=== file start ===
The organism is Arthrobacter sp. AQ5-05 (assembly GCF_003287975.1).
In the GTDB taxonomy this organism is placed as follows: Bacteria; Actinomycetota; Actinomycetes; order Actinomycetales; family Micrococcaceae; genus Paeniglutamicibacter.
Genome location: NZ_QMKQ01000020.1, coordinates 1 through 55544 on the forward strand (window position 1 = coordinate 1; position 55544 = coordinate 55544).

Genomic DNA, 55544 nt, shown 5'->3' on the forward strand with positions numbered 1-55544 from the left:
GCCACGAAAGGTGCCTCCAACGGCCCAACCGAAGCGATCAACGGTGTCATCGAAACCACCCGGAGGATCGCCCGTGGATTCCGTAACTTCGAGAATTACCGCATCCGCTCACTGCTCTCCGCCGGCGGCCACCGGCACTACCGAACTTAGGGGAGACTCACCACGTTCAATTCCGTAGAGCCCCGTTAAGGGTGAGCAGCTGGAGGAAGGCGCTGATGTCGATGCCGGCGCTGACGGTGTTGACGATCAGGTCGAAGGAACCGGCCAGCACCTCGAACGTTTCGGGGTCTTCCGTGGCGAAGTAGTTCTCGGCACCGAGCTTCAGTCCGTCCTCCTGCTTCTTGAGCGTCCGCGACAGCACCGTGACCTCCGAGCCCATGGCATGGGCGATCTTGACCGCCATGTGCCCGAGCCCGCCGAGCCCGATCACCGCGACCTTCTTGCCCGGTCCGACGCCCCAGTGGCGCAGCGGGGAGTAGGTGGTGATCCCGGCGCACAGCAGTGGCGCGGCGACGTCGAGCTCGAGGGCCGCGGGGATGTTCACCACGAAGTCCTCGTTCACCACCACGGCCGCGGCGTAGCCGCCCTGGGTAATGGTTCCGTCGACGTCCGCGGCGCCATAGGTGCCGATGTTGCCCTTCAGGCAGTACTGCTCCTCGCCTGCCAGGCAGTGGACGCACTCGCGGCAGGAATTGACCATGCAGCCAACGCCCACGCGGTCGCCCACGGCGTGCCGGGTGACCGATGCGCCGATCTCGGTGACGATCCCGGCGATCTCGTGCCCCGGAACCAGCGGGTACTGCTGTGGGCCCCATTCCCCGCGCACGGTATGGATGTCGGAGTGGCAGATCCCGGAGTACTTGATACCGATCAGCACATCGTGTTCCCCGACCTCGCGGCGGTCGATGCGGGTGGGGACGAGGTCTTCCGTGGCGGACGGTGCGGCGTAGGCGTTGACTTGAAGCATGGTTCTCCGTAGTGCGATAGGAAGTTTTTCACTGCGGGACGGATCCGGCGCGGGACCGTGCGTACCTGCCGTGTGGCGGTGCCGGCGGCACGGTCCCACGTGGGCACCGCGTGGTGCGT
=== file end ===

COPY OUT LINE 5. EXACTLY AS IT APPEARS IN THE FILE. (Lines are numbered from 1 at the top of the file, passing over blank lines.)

GCCACGAAAGGTGCCTCCAACGGCCCAACCGAAGCGATCAACGGTGTCATCGAAACCACCCGGAGGATCGCCCGTGGATTCCGTAACTTCGAGAATTACCGCATCCGCTCACTGCTCTCCGCCGGCGGCCACCGGCACTACCGAACTTAGGGGAGACTCACCACGTTCAATTCCGTAGAGCCCCGTTAAGGGTGAGCAGCTGGAGGAAGGCGCTGATGTCGATGCCGGCGCTGACGGTGTTGACGATCAGGTCGAAGGAACCGGCCAGCACCTCGAACGTTTCGGGGTCTTCCGTGGCGAAGTAGTTCTCGGCACCGAGCTTCAGTCCGTCCTCCTGCTTCTTGAGCGTCCGCGACAGCACCGTGACCTCCGAGCCCATGGCATGGGCGATCTTGACCGCCATGTGCCCGAGCCCGCCGAGCCCGATCACCGCGACCTTCTTGCCCGGTCCGACGCCCCAGTGGCGCAGCGGGGAGTAGGTGGTGATCCCGGCGCACAGCAGTGGCGCGGCGACGTCGAGCTCGAGGGCCGCGGGGATGTTCACCACGAAGTCCTCGTTCACCACCACGGCCGCGGCGTAGCCGCCCTGGGTAATGGTTCCGTCGACGTCCGCGGCGCCATAGGTGCCGATGTTGCCCTTCAGGCAGTACTGCTCCTCGCCTGCCAGGCAGTGGACGCACTCGCGGCAGGAATTGACCATGCAGCCAACGCCCACGCGGTCGCCCACGGCGTGCCGGGTGACCGATGCGCCGATCTCGGTGACGATCCCGGCGATCTCGTGCCCCGGAACCAGCGGGTACTGCTGTGGGCCCCATTCCCCGCGCACGGTATGGATGTCGGAGTGGCAGATCCCGGAGTACTTGATACCGATCAGCACATCGTGTTCCCCGACCTCGCGGCGGTCGATGCGGGTGGGGACGAGGTCTTCCGTGGCGGACGGTGCGGCGTAGGCGTTGACTTGAAGCATGGTTCTCCGTAGTGCGATAGGAAGTTTTTCACTGCGGGACGGATCCGGCGCGGGACCGTGCGTACCTGCCGTGTGGCGGTGCCGGCGGCACGGTCCCACGTGGGCACCGCGTGGTGCGT